generally Wiu-usia, Speikoss at IO,
JAMES K. ISH, & CO..
OMABA cut, n. t.
Ra.neetfullv solicit a call from ourchas
r. and pledge themaelvea to furnish all
articles lu their line, of a quality and at
such pricss that cannot be excelled in any
city west of the Mississippi.
Tne stock is entirely .new, and laid In
from tb best Importing Houses in the
- . - Eastern Cities.
: . -0-0-0-0-0-COUSTRY
PHYSICIANS AND FAMILIES
May rely on having tbeir or
ders filled promptly and carefully
and at aa low rates as at any other
Pbyslciana Prescriptions Coref ully Pre
, pared. o7-tf.
' HAY,' 'CORN, ; AND OATS.
Two miles weat of Fort Kearney, on the
PIKE'S PEAK, UTAH, A CALIFORNIA
Emigrants will find ths Bss t Aecommoda
. . - u .J I ....
loo jjj? . noun iuu , wvt ,
R. II. WILLIAMS.'
ATORNEY, AT LAW.
Sfflee la Second Btory Jamas' Block:
Council Bluffs, Iowa. , , al-tf.
Veimhaga A Ilornbostel.
Whouisaci and Retail DeaJert in
f sney Groceries, li( jors, fruits, eigars,ste
! N l'Ji aorth eeeond street, Bt. Louis
sio.'. i i , . nl-tf.
. r ft
Couneil Bluff'; Iutca,r
COTTAGE BY THE SKA,
Childhood's days now pas befors me
Forms and scenes of long ago,
Like a dream they hover o'er me,
Calm and bright as svening's glow,
Days tbat know o ihadeof lorrow,
Thers my yonag heart pure ad free,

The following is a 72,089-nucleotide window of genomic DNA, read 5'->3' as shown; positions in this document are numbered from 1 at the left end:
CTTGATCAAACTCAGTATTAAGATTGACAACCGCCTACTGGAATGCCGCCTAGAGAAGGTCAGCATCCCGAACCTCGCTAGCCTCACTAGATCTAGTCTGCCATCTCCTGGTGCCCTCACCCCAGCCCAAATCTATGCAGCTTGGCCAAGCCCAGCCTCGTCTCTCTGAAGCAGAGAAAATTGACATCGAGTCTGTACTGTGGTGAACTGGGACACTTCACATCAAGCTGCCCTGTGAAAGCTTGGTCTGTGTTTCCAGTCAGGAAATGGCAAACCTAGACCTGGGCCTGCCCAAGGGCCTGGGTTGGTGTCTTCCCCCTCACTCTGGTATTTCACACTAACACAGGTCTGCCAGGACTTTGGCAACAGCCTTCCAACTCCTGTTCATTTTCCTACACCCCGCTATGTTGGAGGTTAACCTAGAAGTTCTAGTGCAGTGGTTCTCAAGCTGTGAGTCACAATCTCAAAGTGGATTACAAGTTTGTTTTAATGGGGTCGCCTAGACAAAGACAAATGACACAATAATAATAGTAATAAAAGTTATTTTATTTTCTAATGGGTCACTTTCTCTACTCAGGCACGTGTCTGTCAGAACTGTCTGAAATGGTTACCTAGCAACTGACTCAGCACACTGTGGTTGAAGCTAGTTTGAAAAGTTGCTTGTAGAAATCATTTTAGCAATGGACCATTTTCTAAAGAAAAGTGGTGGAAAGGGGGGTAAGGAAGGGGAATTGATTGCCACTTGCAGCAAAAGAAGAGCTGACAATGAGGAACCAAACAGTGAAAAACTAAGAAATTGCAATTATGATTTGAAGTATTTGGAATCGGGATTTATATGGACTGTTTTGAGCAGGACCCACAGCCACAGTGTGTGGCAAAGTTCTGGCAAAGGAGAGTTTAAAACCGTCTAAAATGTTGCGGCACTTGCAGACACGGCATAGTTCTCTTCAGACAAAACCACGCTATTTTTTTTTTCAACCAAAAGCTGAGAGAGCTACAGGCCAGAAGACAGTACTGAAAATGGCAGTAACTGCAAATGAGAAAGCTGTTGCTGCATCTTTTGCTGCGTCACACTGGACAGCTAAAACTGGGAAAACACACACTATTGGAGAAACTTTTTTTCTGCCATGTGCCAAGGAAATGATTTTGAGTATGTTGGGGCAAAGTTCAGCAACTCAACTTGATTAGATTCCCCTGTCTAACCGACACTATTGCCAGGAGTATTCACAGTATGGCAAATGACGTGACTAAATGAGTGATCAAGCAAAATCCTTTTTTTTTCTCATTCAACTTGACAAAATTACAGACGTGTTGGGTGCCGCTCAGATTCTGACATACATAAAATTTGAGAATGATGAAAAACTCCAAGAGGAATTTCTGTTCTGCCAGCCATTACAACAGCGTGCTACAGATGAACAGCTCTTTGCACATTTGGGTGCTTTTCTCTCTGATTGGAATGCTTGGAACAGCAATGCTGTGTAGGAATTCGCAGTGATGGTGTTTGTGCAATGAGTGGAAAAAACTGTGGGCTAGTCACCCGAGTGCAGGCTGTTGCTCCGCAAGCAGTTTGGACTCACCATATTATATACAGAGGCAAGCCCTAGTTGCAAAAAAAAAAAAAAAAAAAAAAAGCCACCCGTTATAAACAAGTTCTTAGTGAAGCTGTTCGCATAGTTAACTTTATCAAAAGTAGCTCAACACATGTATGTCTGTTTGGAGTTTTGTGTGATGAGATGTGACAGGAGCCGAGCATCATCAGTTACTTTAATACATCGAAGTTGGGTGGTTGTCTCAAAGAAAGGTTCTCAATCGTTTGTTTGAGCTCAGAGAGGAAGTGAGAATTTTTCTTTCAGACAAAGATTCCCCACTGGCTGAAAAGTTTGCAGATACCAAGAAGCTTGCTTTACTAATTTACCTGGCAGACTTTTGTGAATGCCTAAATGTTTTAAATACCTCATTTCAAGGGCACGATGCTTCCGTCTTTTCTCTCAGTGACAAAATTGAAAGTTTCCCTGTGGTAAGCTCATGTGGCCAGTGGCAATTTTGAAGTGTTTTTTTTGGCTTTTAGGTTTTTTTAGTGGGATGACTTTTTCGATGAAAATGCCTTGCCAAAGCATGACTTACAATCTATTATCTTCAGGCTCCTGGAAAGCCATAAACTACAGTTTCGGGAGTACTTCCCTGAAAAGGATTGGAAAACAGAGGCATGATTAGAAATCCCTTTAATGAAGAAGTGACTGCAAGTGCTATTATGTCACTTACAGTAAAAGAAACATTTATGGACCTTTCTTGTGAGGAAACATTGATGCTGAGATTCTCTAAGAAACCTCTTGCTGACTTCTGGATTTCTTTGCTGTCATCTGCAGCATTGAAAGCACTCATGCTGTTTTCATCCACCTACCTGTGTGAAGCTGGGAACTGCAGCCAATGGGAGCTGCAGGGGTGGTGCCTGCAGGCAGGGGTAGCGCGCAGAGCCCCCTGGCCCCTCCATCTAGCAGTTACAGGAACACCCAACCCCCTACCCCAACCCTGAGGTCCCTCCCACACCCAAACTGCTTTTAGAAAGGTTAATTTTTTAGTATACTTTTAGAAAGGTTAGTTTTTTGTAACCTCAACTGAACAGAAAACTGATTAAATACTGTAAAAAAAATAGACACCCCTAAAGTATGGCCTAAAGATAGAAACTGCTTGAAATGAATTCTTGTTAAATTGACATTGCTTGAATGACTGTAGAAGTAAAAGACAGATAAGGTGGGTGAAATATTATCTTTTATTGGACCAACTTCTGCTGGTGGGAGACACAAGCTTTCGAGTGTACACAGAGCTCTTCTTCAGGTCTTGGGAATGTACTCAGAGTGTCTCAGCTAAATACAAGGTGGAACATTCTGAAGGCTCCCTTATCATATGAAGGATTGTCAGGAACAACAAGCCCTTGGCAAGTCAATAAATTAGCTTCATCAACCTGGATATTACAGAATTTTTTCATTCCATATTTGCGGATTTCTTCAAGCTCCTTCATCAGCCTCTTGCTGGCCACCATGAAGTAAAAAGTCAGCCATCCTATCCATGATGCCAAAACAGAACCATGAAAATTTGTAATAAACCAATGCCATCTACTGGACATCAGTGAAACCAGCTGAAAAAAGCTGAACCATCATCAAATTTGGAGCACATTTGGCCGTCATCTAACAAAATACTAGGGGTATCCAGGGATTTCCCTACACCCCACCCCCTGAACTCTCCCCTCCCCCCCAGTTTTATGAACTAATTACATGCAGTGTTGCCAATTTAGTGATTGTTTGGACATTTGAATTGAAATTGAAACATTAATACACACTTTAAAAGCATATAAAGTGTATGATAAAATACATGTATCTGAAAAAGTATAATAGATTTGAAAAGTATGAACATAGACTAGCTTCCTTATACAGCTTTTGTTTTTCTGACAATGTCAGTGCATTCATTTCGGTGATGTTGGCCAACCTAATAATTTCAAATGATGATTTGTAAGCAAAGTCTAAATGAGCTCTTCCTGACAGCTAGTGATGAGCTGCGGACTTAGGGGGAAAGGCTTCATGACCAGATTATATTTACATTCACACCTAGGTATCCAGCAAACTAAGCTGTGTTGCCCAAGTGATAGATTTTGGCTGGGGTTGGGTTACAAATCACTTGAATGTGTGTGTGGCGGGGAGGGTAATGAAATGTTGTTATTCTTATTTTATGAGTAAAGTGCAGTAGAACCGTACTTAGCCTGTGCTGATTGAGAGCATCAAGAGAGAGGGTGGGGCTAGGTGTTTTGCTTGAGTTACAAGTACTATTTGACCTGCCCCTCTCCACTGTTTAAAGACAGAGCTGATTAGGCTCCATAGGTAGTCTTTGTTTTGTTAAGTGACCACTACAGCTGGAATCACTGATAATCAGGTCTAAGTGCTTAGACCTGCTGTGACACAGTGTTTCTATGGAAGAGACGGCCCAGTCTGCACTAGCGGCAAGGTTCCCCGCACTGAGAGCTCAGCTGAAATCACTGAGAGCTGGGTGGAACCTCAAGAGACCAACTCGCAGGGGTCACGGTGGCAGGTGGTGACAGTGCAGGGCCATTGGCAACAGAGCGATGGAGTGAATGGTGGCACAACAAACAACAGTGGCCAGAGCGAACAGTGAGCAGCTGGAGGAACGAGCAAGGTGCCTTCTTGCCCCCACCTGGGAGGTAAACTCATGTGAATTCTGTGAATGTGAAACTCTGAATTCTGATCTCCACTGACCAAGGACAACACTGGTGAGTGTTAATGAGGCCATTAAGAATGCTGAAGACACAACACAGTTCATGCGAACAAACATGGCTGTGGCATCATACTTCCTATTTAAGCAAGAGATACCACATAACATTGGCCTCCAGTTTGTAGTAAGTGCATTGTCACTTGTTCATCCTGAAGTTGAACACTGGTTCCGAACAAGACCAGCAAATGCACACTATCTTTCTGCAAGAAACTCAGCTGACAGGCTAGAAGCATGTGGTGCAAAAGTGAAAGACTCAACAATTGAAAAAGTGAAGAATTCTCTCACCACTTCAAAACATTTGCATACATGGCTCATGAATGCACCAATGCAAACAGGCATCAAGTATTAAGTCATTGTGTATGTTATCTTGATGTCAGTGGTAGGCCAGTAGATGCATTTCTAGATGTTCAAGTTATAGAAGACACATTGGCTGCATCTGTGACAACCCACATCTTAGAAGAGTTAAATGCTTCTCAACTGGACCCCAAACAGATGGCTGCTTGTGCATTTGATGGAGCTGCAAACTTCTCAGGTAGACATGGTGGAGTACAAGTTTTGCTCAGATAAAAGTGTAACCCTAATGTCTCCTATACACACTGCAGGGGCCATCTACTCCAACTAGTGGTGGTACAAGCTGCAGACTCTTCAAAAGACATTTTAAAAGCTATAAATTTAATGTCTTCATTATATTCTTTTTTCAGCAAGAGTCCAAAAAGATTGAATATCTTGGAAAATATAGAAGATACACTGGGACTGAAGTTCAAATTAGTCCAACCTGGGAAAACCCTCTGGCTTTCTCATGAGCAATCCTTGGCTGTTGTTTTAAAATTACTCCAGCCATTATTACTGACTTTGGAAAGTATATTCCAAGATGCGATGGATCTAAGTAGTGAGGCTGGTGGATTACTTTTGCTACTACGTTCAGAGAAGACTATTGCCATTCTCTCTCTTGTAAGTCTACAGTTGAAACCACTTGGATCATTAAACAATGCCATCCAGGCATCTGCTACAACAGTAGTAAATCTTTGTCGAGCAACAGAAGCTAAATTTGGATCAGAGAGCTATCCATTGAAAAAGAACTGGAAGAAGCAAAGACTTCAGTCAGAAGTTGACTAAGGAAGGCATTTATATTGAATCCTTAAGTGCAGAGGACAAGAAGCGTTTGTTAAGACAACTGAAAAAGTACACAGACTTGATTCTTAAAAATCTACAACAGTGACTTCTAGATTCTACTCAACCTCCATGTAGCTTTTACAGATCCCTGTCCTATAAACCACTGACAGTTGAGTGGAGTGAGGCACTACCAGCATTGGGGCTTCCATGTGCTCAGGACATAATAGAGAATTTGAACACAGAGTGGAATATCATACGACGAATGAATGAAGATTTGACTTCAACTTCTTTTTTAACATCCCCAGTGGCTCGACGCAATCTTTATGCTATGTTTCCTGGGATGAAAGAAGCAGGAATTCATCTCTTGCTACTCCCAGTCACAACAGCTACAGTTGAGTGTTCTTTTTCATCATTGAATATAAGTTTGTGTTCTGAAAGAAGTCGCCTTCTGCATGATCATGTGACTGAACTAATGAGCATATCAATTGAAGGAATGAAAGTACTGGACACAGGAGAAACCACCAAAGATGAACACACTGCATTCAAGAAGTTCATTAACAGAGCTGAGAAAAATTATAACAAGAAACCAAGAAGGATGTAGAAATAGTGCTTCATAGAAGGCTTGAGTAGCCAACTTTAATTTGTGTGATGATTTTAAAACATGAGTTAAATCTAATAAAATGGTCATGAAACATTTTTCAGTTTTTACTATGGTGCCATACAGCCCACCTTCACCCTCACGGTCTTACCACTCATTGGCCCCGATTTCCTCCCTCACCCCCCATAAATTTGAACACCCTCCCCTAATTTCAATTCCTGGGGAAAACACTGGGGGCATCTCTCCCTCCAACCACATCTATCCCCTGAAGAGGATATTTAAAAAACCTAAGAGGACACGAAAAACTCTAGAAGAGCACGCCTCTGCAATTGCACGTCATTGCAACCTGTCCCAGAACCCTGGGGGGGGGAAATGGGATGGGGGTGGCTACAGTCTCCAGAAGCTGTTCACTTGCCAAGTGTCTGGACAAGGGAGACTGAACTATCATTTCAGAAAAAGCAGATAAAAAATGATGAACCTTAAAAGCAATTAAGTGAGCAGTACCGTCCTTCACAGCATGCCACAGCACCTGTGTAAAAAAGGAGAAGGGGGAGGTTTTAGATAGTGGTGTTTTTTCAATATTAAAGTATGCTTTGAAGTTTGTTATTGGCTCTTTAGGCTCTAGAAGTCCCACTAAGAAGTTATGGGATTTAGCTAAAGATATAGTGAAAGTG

Jeyful hailed each coming morrow '
In the Cottage by the Sea.
In the Cottage by the Sea,
la the Cottage by the Sea,
Joyful hailed each coming morrow.
In the Cottage by the Sea. ' .
Fancy eecthe rose-tree twining,
Round the old and rustio door,
Aad below, the white beach .shining,
Where I gathet'd shells of yore.
Hears my mother's gentle warning,
As she took me on her knee
And irfeef again life's morning,
In my Cottage by the Sea.
' In my Cottage by the Sea, Ac.
What though years rolled above me,
Though midfairer scenes I roam.
Yet I ne'er shall cease to love'&oe,
Childhood's dear andhappy home!
And when life's long lay is closing,
Oh I how pleasant it would be;
Onsome fkithfuTheart reposing
la the cottage by the Sea.
In the Cottage by the Sea, e.
neiwtsle,' spare tmt.treeT
Horseman, spare that tree t
Tis not a hitching post
Though' in its'infnncy,
. Ye( soon 'twill shade a host
Then opara,' eh, spare that tree,
For he who placed it there
Meantnot that It should be
By beast of thine gnawed bare.
Thenspare,' oh, sparejthat tree I
And neither gnaw it yourself nor let your horse.
a-.The flnejvene of, the Oriental bard,
Ibu-ul-Mutaxs, in vindication of ches, has
been thus translated :
Ob, thou whose cynio sneers expreis, .
The censure of our favorite'cbesi,
Know that its skill is Science's self,
Its play, distractienfrom distrsss.
It soothes the anxjons lover's care;
It weans ths drunkard from excess;
It eounsels warriors in tboir art.
When dangers threat and perils press;
- - And yields us, when we need them most,
Companions in our loneliness.
Headings for tne Young.
Conquering: with Kindness.
I once had a neighbor a clever
man who came to me, one day, and i